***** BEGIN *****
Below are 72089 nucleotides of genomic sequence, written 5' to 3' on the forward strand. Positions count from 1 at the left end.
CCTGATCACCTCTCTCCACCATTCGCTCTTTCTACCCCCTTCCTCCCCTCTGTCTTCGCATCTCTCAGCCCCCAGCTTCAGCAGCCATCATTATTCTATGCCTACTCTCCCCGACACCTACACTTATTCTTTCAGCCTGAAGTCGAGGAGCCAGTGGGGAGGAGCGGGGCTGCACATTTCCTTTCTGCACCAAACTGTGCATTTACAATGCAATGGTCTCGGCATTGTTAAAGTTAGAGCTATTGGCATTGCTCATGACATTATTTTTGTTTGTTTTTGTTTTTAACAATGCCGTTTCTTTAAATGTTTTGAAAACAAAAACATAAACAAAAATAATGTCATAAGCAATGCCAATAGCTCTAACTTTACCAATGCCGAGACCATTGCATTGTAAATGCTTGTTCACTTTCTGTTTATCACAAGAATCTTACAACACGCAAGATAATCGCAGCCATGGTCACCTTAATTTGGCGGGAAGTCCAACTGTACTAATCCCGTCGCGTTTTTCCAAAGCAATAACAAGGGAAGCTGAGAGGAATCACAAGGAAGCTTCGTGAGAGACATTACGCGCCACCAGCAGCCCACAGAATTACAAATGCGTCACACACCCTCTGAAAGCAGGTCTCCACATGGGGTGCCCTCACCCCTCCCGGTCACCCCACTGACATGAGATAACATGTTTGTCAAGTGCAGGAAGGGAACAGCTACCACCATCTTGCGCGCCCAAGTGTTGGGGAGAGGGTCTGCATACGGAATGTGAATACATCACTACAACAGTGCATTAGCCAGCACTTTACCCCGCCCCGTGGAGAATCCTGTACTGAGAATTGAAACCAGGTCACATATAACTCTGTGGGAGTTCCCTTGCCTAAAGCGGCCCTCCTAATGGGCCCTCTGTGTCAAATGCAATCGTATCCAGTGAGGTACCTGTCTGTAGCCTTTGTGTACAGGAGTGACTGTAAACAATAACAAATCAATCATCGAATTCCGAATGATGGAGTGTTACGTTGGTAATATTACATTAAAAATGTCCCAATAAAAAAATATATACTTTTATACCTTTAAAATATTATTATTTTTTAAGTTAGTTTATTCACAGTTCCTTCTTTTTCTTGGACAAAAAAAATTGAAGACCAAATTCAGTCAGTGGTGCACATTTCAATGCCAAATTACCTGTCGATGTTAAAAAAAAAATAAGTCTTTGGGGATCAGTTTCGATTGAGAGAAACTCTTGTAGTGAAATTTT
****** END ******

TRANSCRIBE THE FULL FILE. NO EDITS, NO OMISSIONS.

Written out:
Below are 72089 nucleotides of genomic sequence, written 5' to 3' on the forward strand. Positions count from 1 at the left end.
CCTGATCACCTCTCTCCACCATTCGCTCTTTCTACCCCCTTCCTCCCCTCTGTCTTCGCATCTCTCAGCCCCCAGCTTCAGCAGCCATCATTATTCTATGCCTACTCTCCCCGACACCTACACTTATTCTTTCAGCCTGAAGTCGAGGAGCCAGTGGGGAGGAGCGGGGCTGCACATTTCCTTTCTGCACCAAACTGTGCATTTACAATGCAATGGTCTCGGCATTGTTAAAGTTAGAGCTATTGGCATTGCTCATGACATTATTTTTGTTTGTTTTTGTTTTTAACAATGCCGTTTCTTTAAATGTTTTGAAAACAAAAACATAAACAAAAATAATGTCATAAGCAATGCCAATAGCTCTAACTTTACCAATGCCGAGACCATTGCATTGTAAATGCTTGTTCACTTTCTGTTTATCACAAGAATCTTACAACACGCAAGATAATCGCAGCCATGGTCACCTTAATTTGGCGGGAAGTCCAACTGTACTAATCCCGTCGCGTTTTTCCAAAGCAATAACAAGGGAAGCTGAGAGGAATCACAAGGAAGCTTCGTGAGAGACATTACGCGCCACCAGCAGCCCACAGAATTACAAATGCGTCACACACCCTCTGAAAGCAGGTCTCCACATGGGGTGCCCTCACCCCTCCCGGTCACCCCACTGACATGAGATAACATGTTTGTCAAGTGCAGGAAGGGAACAGCTACCACCATCTTGCGCGCCCAAGTGTTGGGGAGAGGGTCTGCATACGGAATGTGAATACATCACTACAACAGTGCATTAGCCAGCACTTTACCCCGCCCCGTGGAGAATCCTGTACTGAGAATTGAAACCAGGTCACATATAACTCTGTGGGAGTTCCCTTGCCTAAAGCGGCCCTCCTAATGGGCCCTCTGTGTCAAATGCAATCGTATCCAGTGAGGTACCTGTCTGTAGCCTTTGTGTACAGGAGTGACTGTAAACAATAACAAATCAATCATCGAATTCCGAATGATGGAGTGTTACGTTGGTAATATTACATTAAAAATGTCCCAATAAAAAAATATATACTTTTATACCTTTAAAATATTATTATTTTTTAAGTTAGTTTATTCACAGTTCCTTCTTTTTCTTGGACAAAAAAAATTGAAGACCAAATTCAGTCAGTGGTGCACATTTCAATGCCAAATTACCTGTCGATGTTAAAAAAAAAATAAGTCTTTGGGGATCAGTTTCGATTGAGAGAAACTCTTGTAGTGAAATTTT